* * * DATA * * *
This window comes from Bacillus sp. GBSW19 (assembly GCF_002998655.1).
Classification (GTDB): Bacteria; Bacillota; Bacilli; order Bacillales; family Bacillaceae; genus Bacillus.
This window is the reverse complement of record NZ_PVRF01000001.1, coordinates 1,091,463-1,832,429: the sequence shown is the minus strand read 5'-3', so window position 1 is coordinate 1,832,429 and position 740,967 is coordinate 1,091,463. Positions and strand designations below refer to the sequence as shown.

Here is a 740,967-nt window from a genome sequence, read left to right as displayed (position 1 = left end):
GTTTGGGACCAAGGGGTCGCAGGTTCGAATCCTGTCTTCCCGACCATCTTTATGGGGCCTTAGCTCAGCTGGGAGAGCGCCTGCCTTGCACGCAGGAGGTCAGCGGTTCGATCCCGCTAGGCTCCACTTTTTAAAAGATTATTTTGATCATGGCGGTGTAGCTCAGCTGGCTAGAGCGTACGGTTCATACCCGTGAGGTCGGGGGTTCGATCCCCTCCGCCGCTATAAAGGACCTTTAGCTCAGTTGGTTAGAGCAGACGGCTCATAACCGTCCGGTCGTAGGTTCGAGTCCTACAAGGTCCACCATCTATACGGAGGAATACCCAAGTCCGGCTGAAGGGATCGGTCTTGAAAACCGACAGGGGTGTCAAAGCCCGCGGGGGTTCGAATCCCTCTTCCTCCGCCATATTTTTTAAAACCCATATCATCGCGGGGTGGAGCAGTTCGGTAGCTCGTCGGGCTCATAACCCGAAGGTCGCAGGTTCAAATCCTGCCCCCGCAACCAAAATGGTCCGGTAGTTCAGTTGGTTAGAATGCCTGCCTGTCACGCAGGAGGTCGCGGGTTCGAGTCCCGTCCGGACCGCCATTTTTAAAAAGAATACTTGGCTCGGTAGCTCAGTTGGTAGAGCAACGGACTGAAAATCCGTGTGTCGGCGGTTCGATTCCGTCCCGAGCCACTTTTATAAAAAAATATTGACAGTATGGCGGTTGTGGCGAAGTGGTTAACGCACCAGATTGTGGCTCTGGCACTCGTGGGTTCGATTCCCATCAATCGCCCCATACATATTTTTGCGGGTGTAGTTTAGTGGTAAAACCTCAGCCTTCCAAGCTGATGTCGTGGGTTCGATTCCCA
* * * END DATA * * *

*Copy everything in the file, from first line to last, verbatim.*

This window comes from Bacillus sp. GBSW19 (assembly GCF_002998655.1).
Classification (GTDB): Bacteria; Bacillota; Bacilli; order Bacillales; family Bacillaceae; genus Bacillus.
This window is the reverse complement of record NZ_PVRF01000001.1, coordinates 1,091,463-1,832,429: the sequence shown is the minus strand read 5'-3', so window position 1 is coordinate 1,832,429 and position 740,967 is coordinate 1,091,463. Positions and strand designations below refer to the sequence as shown.

Here is a 740,967-nt window from a genome sequence, read left to right as displayed (position 1 = left end):
GTTTGGGACCAAGGGGTCGCAGGTTCGAATCCTGTCTTCCCGACCATCTTTATGGGGCCTTAGCTCAGCTGGGAGAGCGCCTGCCTTGCACGCAGGAGGTCAGCGGTTCGATCCCGCTAGGCTCCACTTTTTAAAAGATTATTTTGATCATGGCGGTGTAGCTCAGCTGGCTAGAGCGTACGGTTCATACCCGTGAGGTCGGGGGTTCGATCCCCTCCGCCGCTATAAAGGACCTTTAGCTCAGTTGGTTAGAGCAGACGGCTCATAACCGTCCGGTCGTAGGTTCGAGTCCTACAAGGTCCACCATCTATACGGAGGAATACCCAAGTCCGGCTGAAGGGATCGGTCTTGAAAACCGACAGGGGTGTCAAAGCCCGCGGGGGTTCGAATCCCTCTTCCTCCGCCATATTTTTTAAAACCCATATCATCGCGGGGTGGAGCAGTTCGGTAGCTCGTCGGGCTCATAACCCGAAGGTCGCAGGTTCAAATCCTGCCCCCGCAACCAAAATGGTCCGGTAGTTCAGTTGGTTAGAATGCCTGCCTGTCACGCAGGAGGTCGCGGGTTCGAGTCCCGTCCGGACCGCCATTTTTAAAAAGAATACTTGGCTCGGTAGCTCAGTTGGTAGAGCAACGGACTGAAAATCCGTGTGTCGGCGGTTCGATTCCGTCCCGAGCCACTTTTATAAAAAAATATTGACAGTATGGCGGTTGTGGCGAAGTGGTTAACGCACCAGATTGTGGCTCTGGCACTCGTGGGTTCGATTCCCATCAATCGCCCCATACATATTTTTGCGGGTGTAGTTTAGTGGTAAAACCTCAGCCTTCCAAGCTGATGTCGTGGGTTCGATTCCCA